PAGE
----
As its name implies, Water Street Dance Company is located on the river, and co-owner Gina Kennedy is anxious to make some waves of her own in the arts community. She opened the studio in September 2003 with partner Julie Chilton after spending most of her life dancing and teaching. "I began dance rather late in life-not until seventh grade. My aunt suggested that my mother put me in dance because I was painfully shy and insecure. I took all forms of dance with Krystal Taylor at Take Five Dance Studio in West Peoria. By high school, I became an assistant teacher and became involved with competitive dance as well. I also began to attend yearly dance conventions and took classes with teachers from L.A. and New York."
Kennedy has taught dance at various studios in central Illinois ever since. "From 1991 to 1997, I choreographed for the Peoria Riverkids, Rising Stars, and the Dynamics. They performed at Rivermen games, local events, Disney World, the Bulls' halftime, and attended various competitions. For the next five years, I had Gina Kennedy's Dance Company at a home-based studio in Pekin."
After quitting her teaching job in Pekin, Kennedy knew another studio was in her future because she said she couldn't imagine her life without dance. "I also knew I had so much more to give to children when it comes to dance and wasn't ready to give it up at this point. Julie's daughter, Amanda, had been a student of mine for many years, and we had developed a friendship through dance. So we began looking at buildings in August 2003 and only had a matter of weeks to get every thing ready for fall classes. We, along with our spouses and good friends, renovated an old meat locker into a beautiful dance studio."
Construction and remodeling turned out to be an ongoing process, she said. "Julie's husband, Mark, continues to work on the building weekly, adding walls, doors, viewing windows, etc. All of the hard work was well worth it. We had a wonderful dance show in the spring at the Bertha Frank Performing Arts Center in Morton and ended up with really happy students and very impressed parents."
That success was due in part to the teachers Kennedy has assembled, including herself. Kennedy teaches jazz, tap, Pilates, and hip-hop; Elizabeth Curtin teaches ballet and lyrical; and Amanda Chilton and Sarah Gschwend are the studio's assistant teachers. "We offer classes for ages three-and-a-half up to college students. The Pilates matwork class is for adults," Kennedy said.
She knew there wasn't a shortage of dance studios and classes in the Peoria area, but she knew she had something to contribute. "I did fear there may be too many and wasn't sure we would have enough students interested in coming to a new studio. Last year, we had six competitive dancers, and enrollment was at 74 students for the show. This year, we have 19 competitive dancers, and enrollment is at 120 and still growing. Now, I believe there was a need for a new studio to come along in Peoria."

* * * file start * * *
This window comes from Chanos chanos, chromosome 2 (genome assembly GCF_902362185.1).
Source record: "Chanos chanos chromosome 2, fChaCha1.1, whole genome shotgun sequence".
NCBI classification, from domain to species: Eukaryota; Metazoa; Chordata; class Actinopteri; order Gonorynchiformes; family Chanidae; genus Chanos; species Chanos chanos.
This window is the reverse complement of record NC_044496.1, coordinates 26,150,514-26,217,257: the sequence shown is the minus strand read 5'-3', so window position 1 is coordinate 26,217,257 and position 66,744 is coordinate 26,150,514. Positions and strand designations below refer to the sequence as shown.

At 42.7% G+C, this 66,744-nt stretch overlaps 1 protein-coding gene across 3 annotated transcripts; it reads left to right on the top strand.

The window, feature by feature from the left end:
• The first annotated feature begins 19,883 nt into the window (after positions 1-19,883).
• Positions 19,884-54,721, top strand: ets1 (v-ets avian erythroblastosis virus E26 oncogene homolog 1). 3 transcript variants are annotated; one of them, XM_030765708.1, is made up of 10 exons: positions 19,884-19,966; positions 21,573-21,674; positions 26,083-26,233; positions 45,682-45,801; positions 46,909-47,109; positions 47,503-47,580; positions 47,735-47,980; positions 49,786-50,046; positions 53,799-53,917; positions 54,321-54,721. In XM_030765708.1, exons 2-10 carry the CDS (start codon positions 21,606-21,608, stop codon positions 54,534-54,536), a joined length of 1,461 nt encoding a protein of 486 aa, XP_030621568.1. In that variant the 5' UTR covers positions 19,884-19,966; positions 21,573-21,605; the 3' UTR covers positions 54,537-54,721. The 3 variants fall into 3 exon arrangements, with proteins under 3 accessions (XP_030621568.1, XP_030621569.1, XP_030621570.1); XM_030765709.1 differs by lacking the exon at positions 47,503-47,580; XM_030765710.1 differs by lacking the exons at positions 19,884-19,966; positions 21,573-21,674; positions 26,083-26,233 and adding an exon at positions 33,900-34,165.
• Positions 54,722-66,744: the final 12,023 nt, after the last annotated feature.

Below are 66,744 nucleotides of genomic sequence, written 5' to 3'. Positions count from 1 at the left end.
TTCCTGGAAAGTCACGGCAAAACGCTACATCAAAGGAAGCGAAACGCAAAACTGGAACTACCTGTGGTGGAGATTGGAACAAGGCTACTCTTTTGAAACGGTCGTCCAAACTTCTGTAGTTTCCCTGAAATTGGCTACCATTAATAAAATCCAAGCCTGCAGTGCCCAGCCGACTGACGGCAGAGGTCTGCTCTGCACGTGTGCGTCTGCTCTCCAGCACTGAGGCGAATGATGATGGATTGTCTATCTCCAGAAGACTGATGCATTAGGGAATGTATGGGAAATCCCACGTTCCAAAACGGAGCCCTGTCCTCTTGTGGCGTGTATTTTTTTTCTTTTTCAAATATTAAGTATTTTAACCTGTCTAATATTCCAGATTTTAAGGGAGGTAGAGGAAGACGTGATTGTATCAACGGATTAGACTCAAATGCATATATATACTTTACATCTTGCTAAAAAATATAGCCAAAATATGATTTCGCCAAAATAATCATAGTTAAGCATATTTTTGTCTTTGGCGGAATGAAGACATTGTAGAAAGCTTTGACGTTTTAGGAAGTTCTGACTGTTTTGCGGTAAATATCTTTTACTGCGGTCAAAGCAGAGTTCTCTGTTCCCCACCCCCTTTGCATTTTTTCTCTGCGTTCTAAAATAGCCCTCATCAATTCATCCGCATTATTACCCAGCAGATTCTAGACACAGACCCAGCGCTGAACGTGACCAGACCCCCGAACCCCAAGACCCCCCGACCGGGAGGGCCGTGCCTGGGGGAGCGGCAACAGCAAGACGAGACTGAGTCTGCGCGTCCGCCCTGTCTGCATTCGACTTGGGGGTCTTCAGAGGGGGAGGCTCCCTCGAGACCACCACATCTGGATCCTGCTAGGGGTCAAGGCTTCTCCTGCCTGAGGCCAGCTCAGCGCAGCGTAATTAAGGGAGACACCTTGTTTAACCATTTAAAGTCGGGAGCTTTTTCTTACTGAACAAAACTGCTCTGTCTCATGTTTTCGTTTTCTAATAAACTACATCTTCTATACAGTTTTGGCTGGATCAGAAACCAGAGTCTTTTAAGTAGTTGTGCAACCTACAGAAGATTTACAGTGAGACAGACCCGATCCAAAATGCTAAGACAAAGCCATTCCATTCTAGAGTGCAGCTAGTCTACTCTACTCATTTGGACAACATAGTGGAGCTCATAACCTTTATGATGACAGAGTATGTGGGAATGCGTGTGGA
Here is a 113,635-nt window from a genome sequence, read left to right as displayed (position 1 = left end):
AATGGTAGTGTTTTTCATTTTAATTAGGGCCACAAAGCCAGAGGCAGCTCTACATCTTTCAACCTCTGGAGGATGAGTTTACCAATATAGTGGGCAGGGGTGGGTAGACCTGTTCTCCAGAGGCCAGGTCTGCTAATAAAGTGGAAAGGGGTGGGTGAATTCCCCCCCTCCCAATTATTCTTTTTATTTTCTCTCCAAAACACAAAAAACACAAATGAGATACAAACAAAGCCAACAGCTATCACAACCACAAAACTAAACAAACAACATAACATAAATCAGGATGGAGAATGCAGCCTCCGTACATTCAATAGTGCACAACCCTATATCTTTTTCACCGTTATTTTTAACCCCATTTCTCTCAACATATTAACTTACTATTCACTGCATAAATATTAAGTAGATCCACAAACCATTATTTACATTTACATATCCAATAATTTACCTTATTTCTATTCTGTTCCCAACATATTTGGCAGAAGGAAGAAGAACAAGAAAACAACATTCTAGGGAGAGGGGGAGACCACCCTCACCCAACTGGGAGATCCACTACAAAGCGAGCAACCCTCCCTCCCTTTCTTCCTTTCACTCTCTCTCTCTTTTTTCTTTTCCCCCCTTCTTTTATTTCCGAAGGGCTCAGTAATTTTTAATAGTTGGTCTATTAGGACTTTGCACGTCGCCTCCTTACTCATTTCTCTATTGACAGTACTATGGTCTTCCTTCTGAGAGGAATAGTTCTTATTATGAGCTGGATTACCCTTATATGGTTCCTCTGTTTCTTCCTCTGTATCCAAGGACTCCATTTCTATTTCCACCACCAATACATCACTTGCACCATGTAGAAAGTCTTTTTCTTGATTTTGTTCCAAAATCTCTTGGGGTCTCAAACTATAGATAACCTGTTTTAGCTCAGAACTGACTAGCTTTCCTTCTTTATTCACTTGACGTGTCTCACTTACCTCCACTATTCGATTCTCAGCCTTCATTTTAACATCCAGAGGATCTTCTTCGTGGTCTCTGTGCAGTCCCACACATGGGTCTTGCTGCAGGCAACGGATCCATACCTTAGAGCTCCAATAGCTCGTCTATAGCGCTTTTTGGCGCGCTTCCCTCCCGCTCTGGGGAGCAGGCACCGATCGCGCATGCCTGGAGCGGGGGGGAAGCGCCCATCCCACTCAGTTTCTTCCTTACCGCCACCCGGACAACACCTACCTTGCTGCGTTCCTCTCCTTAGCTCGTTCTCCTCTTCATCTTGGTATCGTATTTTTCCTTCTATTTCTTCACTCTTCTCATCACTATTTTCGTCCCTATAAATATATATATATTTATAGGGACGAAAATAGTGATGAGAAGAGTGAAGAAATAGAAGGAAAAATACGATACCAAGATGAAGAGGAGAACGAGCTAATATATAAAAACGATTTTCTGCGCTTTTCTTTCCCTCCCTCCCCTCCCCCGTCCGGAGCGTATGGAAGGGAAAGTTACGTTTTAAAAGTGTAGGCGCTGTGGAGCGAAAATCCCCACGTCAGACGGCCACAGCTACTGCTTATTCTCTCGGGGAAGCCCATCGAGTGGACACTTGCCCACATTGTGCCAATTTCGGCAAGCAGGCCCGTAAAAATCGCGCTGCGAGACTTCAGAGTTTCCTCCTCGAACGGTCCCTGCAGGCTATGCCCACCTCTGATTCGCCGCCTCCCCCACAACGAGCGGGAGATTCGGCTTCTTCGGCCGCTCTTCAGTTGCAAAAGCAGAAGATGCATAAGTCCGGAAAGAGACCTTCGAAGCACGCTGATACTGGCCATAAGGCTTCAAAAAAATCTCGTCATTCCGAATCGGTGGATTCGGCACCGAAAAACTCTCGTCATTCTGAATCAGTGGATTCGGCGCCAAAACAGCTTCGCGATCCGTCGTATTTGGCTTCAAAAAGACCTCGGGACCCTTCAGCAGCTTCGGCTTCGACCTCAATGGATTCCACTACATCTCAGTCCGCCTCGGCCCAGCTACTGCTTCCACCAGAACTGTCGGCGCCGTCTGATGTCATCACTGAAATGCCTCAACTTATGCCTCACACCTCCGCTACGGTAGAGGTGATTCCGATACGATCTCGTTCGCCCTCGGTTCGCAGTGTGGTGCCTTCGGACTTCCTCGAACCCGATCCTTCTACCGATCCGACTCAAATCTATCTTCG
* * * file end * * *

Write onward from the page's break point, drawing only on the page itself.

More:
Kennedy said almost all of the competitive dancers at the studio are girls she's taught for several years in Pekin. "So I did have a little bit of a following; however, I really didn't know who would want to come to Peoria from other areas. But we also have members from Morton, Metamora, Deer Creek, and Manito."
Members of the competitive team include Savannah Boyd, Amanda Chilton, Regan Fairfield, Cassie Frow, Meagan Given, Jennifer Grossweiler, Kirsten Grossweiler, Sarah Gschwend, Brenna Koonce, Dree Lickiss, Brooke McWilliams, Natalie Nimmo, Natalie Reames, Joanna Salmon, Cassiday Savage, Abbey Steger, Beth Steger, Leigh Stephens, and Alyssa Tompkins.
The difference between Water Street and other local studios is the long warm-up and stretch before each class, Kennedy said. "Also, for the first couple of months, we teach technique rather than a dance. We start choreography for the show between November and January. Once choreography is completed in February, we then return to technique, as well as rehearse the dances for the Spring Dance Show."
She said the long-term goal of Water Street, naturally, is to produce performers, educators, and professionals in the dance field. "More importantly, however, we want to give children confidence they can use throughout their lives. Another great opportunity is to give everyone an outlet to express themselves through dance and experience the excitement of performing for an audience."
One of those opportunities comes in the form of the Spring Dance Show, which takes place this year at 1 p.m., June 5, at the Scottish Rite Cathedral. "Most students will only perform there; however, the competition members perform at local events and compete at four competitions this year in Davenport, St. Louis, and Chicago. The classes also seem to help the children in other areas such as cheerleading, poms, sports, and musical theater. So, needless to say, it can be very beneficial to be enrolled in dance."
And even if students have been dancing since they were very young, new things crop up every day. "In recent years, dance has become more difficult than it used to be," Kennedy said. "They're doing leaps and turns that weren't around in the past. There are always new and exciting things happening in dance. One very important factor is flexibility, and we're definitely working on that with our students."
She said the most challenging aspect of her career is all of the choreography she puts together. "Just this year, I'm choreographing dances for 14 different classes; I've already choreographed seven competition dances, six solos, and a competition routine for the Dunlap poms."
But all of this work is really a labor of love for Kennedy, who feels fortunate to be doing what she loves. "The best thing about my career is that I'm having fun at work-most people can't say that. I love to teach, I love music, and I love to dance." AA!